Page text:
National Parks

Kinabalu National Park

Kinabalu National Park lies a 2h bus ride from Kota Kinabalu and many people visit the park to climb 4095m Mount Kinabalu, which is possible without any special equipment. The trip requires warm clothes, a guide and bookings for the expensive accommodation near the summit (RM450 pp) though.

Mount Kinabalu, view from park HQ

We didn‘t intend to climb the mountain when we started from KK and thus had neither warm clothes nor bookings. When we arrived there and saw the impressive mountain I considered climbing it and we asked for cancellations but there were none and everything was fully booked so we just followed our original plan and checked out some of the trails around park HQ. It is located at a height of about 1800m and it’s already pretty cold up there (~18°C the day we were there), I even had to wear a pullover in the beginning! For the summit you definitely need a jacket and some people suggested bringing gloves — not my cup of tea anyway. ;)

Tree lizard

We walked through the maze of very short trails around HQ and then took the Liwago Trail (5.5km) to Timpohon Gate where the summit trail starts. On our way back we took the power station road. The trail follows a small river through the rainforest and it has many steep sections where you have to watch your step and concentrate on the path instead of the surrounding forest. Most likely this is why we found very little wildlife. The vegetation was interesting though, it differs from the other National Parks we have been to. There are many ferns and mosses and other plants we hadn‘t seen before.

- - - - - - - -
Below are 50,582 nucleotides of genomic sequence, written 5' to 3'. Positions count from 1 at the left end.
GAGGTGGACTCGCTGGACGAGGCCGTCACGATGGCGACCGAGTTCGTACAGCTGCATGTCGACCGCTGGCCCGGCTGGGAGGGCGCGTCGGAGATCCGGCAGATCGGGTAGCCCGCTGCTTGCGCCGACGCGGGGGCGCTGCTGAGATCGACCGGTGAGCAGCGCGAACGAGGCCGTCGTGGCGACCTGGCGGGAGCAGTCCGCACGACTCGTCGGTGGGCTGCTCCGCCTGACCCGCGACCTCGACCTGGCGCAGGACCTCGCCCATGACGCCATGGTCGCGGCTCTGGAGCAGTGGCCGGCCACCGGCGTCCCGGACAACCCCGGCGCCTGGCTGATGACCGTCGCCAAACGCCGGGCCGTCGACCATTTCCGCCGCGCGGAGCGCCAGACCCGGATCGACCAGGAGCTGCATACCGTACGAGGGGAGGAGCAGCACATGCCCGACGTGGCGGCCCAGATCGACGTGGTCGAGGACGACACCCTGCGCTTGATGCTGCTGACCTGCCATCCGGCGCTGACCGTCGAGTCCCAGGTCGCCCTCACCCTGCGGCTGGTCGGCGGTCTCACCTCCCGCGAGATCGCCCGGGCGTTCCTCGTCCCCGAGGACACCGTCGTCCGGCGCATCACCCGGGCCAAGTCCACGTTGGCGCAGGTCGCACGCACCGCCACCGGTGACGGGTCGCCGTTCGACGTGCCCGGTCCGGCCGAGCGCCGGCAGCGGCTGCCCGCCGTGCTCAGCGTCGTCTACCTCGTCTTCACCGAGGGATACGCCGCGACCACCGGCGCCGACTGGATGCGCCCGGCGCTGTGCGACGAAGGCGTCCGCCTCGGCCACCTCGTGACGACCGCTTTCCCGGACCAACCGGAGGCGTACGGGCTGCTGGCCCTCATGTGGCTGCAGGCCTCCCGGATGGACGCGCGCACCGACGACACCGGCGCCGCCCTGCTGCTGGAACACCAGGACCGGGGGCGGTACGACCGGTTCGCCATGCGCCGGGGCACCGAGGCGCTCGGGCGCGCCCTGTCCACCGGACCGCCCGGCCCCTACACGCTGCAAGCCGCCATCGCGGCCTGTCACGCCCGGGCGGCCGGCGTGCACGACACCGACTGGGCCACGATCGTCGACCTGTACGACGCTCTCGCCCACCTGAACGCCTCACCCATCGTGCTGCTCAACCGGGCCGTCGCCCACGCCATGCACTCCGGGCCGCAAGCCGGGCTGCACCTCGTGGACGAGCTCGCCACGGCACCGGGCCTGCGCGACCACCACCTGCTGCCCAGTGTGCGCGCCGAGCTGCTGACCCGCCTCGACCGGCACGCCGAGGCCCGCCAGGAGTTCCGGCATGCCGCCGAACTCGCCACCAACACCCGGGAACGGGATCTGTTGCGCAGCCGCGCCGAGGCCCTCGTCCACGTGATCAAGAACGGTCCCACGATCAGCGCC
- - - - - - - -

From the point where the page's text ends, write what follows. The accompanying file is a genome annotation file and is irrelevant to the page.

The spires of Mount Kinabalu

Accommodation at park HQ is managed by a private company and extremely expensive (RM160 for a bed in a dorm, wth!). There is a cheaper option outside the park, on the other side of the road, but we decided to head back to KK in the evening.

Some snake we found on the Liwago Trail

Viewpoint next to the road, close to Timpohon Gate

Me near the end of Liwago Trail

Tunku Abdul Rahman National Park

The 5 small islands that make up Tunku Abdul Rahman Marine Park can be reached from the jetty in downtown Kota Kinabalu by a 30 minute boat ride, just pick one of the 8(!) somewhat chaotic boat companies and wait for their next boat.

Me at the western tip of Manukan